GBBC. Get outside and make a difference

Valentines, shmalentines! Do something that really matters – take part in the upcoming Great Backyard Bird Count, sponsored by Cornell Lab of Ornithology and the National Audubon Society.

The count dates are February 15–18, as in this upcoming Friday through Monday.

Anybody can do it. You don’t have to be an expert, you can do it by yourself or locate a group in your area to hang with, and it doesn’t have to to take much time — you only need a minimum of 15 minutes, and you can record your observations online.

Here are the hows and whens.


Why do it? What difference can you make anyway?

Bird populations are constantly changing. No single scientist or team of scientists could hope to keep track of the complicated patterns of movement of so many species over an entire continent. The information from GBBC participants even more valuable as scientists try to learn how birds are affected by environmental changes.

The information you send in can provide the first sign that individual species may be increasing or declining from year to year. It shows how a species’ range expands or shrinks over time. A big change, noted consistently over a period of years, is an indication that something is happening in the environment that is affecting the birds and that should be followed up on. GBBC information also allows us to look at what kinds of birds inhabit different areas, such as cities versus suburban.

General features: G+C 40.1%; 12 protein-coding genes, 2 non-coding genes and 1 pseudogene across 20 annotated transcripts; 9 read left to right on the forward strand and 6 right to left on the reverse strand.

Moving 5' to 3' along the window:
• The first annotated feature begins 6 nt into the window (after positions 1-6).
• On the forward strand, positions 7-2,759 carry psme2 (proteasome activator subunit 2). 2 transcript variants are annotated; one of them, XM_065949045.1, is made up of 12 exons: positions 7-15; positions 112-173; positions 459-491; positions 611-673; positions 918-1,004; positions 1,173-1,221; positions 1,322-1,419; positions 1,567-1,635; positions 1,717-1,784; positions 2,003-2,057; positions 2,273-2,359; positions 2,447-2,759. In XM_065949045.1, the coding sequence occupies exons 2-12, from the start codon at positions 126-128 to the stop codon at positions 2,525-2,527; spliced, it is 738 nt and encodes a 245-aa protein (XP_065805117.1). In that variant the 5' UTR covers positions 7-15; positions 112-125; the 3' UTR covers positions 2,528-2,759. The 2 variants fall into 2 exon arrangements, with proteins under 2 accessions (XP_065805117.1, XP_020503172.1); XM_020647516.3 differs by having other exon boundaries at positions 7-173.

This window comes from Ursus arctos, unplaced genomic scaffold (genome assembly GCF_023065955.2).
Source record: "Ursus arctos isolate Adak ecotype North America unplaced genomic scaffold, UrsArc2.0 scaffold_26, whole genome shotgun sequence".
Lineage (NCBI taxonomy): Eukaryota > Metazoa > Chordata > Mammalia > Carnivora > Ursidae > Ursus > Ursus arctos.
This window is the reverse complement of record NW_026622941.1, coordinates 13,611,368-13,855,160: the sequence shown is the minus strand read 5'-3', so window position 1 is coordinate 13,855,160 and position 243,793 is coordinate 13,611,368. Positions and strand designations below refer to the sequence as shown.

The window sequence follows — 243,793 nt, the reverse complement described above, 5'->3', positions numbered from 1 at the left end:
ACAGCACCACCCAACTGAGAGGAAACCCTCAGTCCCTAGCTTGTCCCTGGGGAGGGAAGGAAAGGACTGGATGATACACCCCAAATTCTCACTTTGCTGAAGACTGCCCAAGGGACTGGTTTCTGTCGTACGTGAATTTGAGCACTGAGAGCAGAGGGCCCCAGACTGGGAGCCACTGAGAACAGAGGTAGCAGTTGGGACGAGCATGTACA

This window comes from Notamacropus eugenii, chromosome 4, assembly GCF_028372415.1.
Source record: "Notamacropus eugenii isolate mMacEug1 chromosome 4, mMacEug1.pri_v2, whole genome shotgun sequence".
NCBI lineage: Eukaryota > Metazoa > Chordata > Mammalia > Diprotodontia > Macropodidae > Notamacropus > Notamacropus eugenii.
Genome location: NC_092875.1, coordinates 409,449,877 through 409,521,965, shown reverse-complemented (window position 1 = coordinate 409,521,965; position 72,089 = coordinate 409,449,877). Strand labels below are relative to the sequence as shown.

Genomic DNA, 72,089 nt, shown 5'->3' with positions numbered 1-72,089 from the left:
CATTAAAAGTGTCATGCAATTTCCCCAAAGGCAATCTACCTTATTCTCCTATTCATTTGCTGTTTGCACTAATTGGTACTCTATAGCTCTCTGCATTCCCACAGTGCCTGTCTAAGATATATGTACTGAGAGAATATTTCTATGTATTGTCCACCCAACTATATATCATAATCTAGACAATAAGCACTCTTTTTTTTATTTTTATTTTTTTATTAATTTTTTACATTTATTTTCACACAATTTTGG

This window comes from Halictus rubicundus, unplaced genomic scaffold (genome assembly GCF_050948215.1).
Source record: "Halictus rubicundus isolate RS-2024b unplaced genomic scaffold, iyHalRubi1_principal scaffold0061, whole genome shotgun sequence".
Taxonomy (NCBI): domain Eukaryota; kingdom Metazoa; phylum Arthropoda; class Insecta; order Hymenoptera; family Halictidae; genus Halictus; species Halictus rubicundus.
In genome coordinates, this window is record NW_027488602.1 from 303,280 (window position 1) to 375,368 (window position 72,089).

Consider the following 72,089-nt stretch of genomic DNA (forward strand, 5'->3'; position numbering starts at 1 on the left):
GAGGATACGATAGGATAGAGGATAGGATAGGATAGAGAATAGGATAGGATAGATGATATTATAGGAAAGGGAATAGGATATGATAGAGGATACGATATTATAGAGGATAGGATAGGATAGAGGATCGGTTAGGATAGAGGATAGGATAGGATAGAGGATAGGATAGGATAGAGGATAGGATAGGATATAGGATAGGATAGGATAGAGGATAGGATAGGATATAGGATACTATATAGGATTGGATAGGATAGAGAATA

All the information from the GBBC and other surveys goes into a massive bird database called the Avian Knowledge Network. AKN now holds 36 million records of bird observations which are used by scientists around the world.

It’s been my experience and observation that a lot of us liberals talk a big line about science and the environment but too often, we don’t put our asses where our mouths are, even when something as easy and as important as this presents itself.

Now, go outside!

Geococcyx californianus, aka Badass!

It’s a difficult, and ultimately pointless, exercise to pick a favorite from the local avian wildlife but I will say I’m awfully fond of the roadrunner. Look at him! Isn’t he a magnificent creature?

As some of you may know, roadrunners are in the cuckoo family. The Peterson’s entry begins thusly:

The cuckoo that runs (tracks show two toes forward, two backward). Unique; slender, heavily streaked, with a long maneuverable, white-tipped tail, shaggy crest, strong legs.

Even though the photo leaves something to be desired, it’s the best I’ve yet achieved, after many failed attempts to get a good shot of one of these guys. Of course it would help if I had a better camera with a longer lens. I stalked this guy on foot for quite a while. He flew up into trees and skipped around and hid behind cactus, peeking out to see if I’d left yet. After a while, he ran off, I got back in my car and drove down the road, then doubled back and caught him returning to the spot he’d been in when I interrupted him.

I’m waiting for my ACME telephoto lens and birdseed to arrive any day now and when it does, watch out!